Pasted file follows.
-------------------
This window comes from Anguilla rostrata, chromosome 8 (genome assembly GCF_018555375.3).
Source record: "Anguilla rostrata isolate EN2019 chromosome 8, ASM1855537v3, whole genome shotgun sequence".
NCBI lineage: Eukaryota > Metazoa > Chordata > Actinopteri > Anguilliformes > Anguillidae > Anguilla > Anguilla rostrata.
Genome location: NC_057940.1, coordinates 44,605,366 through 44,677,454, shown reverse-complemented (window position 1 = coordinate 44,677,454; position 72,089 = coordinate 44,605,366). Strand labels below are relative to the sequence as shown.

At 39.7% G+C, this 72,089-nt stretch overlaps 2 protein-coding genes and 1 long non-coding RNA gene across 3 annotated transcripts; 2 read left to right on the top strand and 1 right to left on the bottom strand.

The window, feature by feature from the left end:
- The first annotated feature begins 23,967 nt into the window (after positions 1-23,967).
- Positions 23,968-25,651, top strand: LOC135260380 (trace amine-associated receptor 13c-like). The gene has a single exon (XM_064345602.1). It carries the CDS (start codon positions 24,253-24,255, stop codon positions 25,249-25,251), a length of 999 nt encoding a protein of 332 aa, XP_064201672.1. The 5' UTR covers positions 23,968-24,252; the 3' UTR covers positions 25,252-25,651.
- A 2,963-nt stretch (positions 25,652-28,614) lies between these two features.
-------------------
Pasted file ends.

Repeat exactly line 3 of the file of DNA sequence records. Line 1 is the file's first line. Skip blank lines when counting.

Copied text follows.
NCBI lineage: Eukaryota > Metazoa > Chordata > Actinopteri > Anguilliformes > Anguillidae > Anguilla > Anguilla rostrata.